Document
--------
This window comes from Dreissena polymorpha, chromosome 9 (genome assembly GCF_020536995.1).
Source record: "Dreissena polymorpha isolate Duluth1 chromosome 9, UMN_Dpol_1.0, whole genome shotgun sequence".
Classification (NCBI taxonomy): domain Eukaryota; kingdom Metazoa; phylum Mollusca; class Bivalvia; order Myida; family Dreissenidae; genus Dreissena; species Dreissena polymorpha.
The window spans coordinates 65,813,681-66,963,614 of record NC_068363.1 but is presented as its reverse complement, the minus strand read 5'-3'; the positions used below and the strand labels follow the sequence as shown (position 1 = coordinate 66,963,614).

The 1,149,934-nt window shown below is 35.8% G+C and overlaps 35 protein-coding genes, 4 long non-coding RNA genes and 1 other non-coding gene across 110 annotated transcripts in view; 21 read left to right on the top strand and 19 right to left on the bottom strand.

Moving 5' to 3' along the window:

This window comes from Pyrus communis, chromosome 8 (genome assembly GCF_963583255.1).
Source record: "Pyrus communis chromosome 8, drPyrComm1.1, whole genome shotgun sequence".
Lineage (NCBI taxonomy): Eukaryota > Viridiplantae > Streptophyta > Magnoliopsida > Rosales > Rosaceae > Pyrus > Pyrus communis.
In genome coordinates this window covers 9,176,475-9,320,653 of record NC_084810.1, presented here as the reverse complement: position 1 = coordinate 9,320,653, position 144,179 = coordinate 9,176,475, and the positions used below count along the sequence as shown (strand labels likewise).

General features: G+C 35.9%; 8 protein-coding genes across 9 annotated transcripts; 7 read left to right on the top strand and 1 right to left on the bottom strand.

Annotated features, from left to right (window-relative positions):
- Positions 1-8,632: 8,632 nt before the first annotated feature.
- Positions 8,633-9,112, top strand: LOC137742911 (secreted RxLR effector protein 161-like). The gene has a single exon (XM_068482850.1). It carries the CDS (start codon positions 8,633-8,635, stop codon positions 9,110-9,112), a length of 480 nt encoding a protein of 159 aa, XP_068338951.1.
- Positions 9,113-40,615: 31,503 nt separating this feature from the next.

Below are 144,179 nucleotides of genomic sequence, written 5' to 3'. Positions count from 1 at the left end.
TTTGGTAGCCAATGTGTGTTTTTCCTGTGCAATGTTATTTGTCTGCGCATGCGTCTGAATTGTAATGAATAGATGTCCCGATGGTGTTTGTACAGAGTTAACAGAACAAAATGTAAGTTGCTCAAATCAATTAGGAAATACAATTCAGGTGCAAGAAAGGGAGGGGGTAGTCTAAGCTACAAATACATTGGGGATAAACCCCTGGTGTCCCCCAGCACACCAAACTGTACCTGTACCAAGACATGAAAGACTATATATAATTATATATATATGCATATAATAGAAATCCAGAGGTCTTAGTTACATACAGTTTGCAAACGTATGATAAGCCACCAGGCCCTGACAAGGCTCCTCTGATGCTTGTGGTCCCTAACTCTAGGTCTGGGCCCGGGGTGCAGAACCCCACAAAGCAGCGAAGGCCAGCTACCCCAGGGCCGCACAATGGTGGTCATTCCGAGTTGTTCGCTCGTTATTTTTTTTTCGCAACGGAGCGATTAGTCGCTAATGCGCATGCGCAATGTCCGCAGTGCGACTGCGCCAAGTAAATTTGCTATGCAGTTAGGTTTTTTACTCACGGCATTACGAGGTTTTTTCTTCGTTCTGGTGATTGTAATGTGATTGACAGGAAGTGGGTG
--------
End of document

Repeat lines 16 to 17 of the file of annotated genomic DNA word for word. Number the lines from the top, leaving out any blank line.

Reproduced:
Below are 144,179 nucleotides of genomic sequence, written 5' to 3'. Positions count from 1 at the left end.
TTTGGTAGCCAATGTGTGTTTTTCCTGTGCAATGTTATTTGTCTGCGCATGCGTCTGAATTGTAATGAATAGATGTCCCGATGGTGTTTGTACAGAGTTAACAGAACAAAATGTAAGTTGCTCAAATCAATTAGGAAATACAATTCAGGTGCAAGAAAGGGAGGGGGTAGTCTAAGCTACAAATACATTGGGGATAAACCCCTGGTGTCCCCCAGCACACCAAACTGTACCTGTACCAAGACATGAAAGACTATATATAATTATATATATATGCATATAATAGAAATCCAGAGGTCTTAGTTACATACAGTTTGCAAACGTATGATAAGCCACCAGGCCCTGACAAGGCTCCTCTGATGCTTGTGGTCCCTAACTCTAGGTCTGGGCCCGGGGTGCAGAACCCCACAAAGCAGCGAAGGCCAGCTACCCCAGGGCCGCACAATGGTGGTCATTCCGAGTTGTTCGCTCGTTATTTTTTTTTCGCAACGGAGCGATTAGTCGCTAATGCGCATGCGCAATGTCCGCAGTGCGACTGCGCCAAGTAAATTTGCTATGCAGTTAGGTTTTTTACTCACGGCATTACGAGGTTTTTTCTTCGTTCTGGTGATTGTAATGTGATTGACAGGAAGTGGGTG